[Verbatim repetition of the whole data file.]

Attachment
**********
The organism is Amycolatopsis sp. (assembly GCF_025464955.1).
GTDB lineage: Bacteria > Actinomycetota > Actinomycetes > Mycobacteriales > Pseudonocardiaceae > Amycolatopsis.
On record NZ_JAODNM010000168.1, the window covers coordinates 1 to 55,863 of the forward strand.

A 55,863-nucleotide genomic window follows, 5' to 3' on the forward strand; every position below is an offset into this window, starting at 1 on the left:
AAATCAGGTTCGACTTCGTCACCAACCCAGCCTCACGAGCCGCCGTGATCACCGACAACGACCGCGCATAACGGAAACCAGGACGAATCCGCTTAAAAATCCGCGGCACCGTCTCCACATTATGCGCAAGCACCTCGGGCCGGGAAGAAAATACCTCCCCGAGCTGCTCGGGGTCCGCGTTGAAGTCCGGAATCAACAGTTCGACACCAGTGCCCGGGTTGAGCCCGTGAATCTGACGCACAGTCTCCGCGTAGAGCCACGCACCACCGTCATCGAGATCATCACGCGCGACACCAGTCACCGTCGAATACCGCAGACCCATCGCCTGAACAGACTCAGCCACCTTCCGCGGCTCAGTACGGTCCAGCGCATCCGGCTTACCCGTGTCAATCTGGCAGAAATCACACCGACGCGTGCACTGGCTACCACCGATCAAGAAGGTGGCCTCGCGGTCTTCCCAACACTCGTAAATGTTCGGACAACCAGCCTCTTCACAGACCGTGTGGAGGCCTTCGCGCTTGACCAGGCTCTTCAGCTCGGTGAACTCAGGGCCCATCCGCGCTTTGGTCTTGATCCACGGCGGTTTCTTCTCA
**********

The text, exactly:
The organism is Amycolatopsis sp. (assembly GCF_025464955.1).
GTDB lineage: Bacteria > Actinomycetota > Actinomycetes > Mycobacteriales > Pseudonocardiaceae > Amycolatopsis.
On record NZ_JAODNM010000168.1, the window covers coordinates 1 to 55,863 of the forward strand.

A 55,863-nucleotide genomic window follows, 5' to 3' on the forward strand; every position below is an offset into this window, starting at 1 on the left:
AAATCAGGTTCGACTTCGTCACCAACCCAGCCTCACGAGCCGCCGTGATCACCGACAACGACCGCGCATAACGGAAACCAGGACGAATCCGCTTAAAAATCCGCGGCACCGTCTCCACATTATGCGCAAGCACCTCGGGCCGGGAAGAAAATACCTCCCCGAGCTGCTCGGGGTCCGCGTTGAAGTCCGGAATCAACAGTTCGACACCAGTGCCCGGGTTGAGCCCGTGAATCTGACGCACAGTCTCCGCGTAGAGCCACGCACCACCGTCATCGAGATCATCACGCGCGACACCAGTCACCGTCGAATACCGCAGACCCATCGCCTGAACAGACTCAGCCACCTTCCGCGGCTCAGTACGGTCCAGCGCATCCGGCTTACCCGTGTCAATCTGGCAGAAATCACACCGACGCGTGCACTGGCTACCACCGATCAAGAAGGTGGCCTCGCGGTCTTCCCAACACTCGTAAATGTTCGGACAACCAGCCTCTTCACAGACCGTGTGGAGGCCTTCGCGCTTGACCAGGCTCTTCAGCTCGGTGAACTCAGGGCCCATCCGCGCTTTGGTCTTGATCCACGGCGGTTTCTTCTCA